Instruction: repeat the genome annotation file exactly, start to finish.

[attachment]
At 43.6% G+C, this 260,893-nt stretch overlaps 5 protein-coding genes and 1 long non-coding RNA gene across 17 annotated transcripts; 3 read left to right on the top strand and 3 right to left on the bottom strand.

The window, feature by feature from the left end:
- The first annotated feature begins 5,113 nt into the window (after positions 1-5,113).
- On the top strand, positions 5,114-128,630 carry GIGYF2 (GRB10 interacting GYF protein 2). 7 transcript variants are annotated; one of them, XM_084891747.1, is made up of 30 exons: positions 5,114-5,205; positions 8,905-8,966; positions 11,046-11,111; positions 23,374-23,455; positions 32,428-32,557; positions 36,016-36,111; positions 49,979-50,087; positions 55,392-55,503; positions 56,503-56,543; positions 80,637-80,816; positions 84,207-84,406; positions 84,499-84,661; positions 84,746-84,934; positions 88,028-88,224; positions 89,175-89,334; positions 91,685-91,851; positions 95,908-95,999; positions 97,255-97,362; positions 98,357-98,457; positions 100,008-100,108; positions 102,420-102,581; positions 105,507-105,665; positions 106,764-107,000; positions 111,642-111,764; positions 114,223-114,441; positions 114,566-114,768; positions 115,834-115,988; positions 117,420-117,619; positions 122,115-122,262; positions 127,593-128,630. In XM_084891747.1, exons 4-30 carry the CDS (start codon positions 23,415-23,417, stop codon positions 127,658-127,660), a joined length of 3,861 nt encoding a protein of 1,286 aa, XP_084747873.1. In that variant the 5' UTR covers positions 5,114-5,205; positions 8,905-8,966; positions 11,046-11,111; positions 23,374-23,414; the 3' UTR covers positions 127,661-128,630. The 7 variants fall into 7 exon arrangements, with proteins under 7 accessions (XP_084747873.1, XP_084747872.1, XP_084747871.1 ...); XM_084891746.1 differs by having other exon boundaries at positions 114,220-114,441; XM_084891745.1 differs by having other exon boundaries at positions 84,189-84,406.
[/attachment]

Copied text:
At 43.6% G+C, this 260,893-nt stretch overlaps 5 protein-coding genes and 1 long non-coding RNA gene across 17 annotated transcripts; 3 read left to right on the top strand and 3 right to left on the bottom strand.

The window, feature by feature from the left end:
- The first annotated feature begins 5,113 nt into the window (after positions 1-5,113).
- On the top strand, positions 5,114-128,630 carry GIGYF2 (GRB10 interacting GYF protein 2). 7 transcript variants are annotated; one of them, XM_084891747.1, is made up of 30 exons: positions 5,114-5,205; positions 8,905-8,966; positions 11,046-11,111; positions 23,374-23,455; positions 32,428-32,557; positions 36,016-36,111; positions 49,979-50,087; positions 55,392-55,503; positions 56,503-56,543; positions 80,637-80,816; positions 84,207-84,406; positions 84,499-84,661; positions 84,746-84,934; positions 88,028-88,224; positions 89,175-89,334; positions 91,685-91,851; positions 95,908-95,999; positions 97,255-97,362; positions 98,357-98,457; positions 100,008-100,108; positions 102,420-102,581; positions 105,507-105,665; positions 106,764-107,000; positions 111,642-111,764; positions 114,223-114,441; positions 114,566-114,768; positions 115,834-115,988; positions 117,420-117,619; positions 122,115-122,262; positions 127,593-128,630. In XM_084891747.1, exons 4-30 carry the CDS (start codon positions 23,415-23,417, stop codon positions 127,658-127,660), a joined length of 3,861 nt encoding a protein of 1,286 aa, XP_084747873.1. In that variant the 5' UTR covers positions 5,114-5,205; positions 8,905-8,966; positions 11,046-11,111; positions 23,374-23,414; the 3' UTR covers positions 127,661-128,630. The 7 variants fall into 7 exon arrangements, with proteins under 7 accessions (XP_084747873.1, XP_084747872.1, XP_084747871.1 ...); XM_084891746.1 differs by having other exon boundaries at positions 114,220-114,441; XM_084891745.1 differs by having other exon boundaries at positions 84,189-84,406.